I’m speed-blogging at a net kiosk at the Melbourne airport. The woman behind me in line at the coffee stand giggled at my ziplock bag of Australian change. “We need change purses, love,” she said, and I saw she was holding a paper napkin filled with coins. We truly are all alike in our differences.
This has been a remarkable time to be abroad. When I lived overseas in the military — in the 1980s, in England, Germany, and Korea — I became accustomed to a global perspective that you find in many countries. We need that perspective in our own country — that sense of being part of something larger than “We’re Number One.”
It’s not that each country shouldn’t have pride; when someone in Queensland suggested the United States should brag less about its accomplishments, I replied that few countries adopt as their motto, “We’re Not the Best.” But for close to a decade our presence in the world has been increasingly defined by a bellicose, over-entitled persona that should make us all wince.
We have been seen as a violent, aggressive, boorish country using more than its fair share of resources and chronically unwilling to play well with others, and based on global events, it is hard to argue otherwise. Even if many of us individually are good people — and my experience living worldwide is that most people on this planet wish one another well, have a good sense of humor about life’s inconveniences, and loathe airplane food — our performance in the ad hoc global legislature has been problematic at best, and deeply damaging at worst.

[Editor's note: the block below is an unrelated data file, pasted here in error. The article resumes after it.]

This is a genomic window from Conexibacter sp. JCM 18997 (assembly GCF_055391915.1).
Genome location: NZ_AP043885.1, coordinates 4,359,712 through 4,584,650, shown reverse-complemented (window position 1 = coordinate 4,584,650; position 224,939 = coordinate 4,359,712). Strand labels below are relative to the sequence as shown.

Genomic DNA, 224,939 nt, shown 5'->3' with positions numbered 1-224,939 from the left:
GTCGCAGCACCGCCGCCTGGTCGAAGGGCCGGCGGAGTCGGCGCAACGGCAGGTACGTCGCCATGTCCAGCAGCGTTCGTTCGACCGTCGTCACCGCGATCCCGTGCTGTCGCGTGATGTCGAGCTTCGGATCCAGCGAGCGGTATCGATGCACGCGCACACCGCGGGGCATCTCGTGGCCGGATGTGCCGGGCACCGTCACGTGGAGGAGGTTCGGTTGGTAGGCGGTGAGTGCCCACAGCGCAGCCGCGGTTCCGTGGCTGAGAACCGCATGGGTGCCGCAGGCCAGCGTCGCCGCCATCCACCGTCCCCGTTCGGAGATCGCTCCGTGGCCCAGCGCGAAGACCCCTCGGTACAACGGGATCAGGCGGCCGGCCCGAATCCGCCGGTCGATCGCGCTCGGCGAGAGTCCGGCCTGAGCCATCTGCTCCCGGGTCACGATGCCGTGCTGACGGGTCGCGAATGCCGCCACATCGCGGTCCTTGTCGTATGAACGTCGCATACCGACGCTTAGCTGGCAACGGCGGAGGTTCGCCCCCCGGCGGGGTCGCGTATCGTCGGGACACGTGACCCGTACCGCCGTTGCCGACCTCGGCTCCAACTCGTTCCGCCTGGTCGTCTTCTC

After the elections, a friend forwarded the satirical article from the Onion (I point out that it *is* satirical on behalf of my international friends) about a black man being given the worst job in the United States — a cleaning job, at that. I think everyone understands the work ahead for all of us. As I shared with more than one cab driver worried about the job Obama confronts (and every cab driver had an opinion), it’s like weight gain: it takes a while to pack on all those pounds, and it takes even longer to shed them.
More later after a long pond-hop.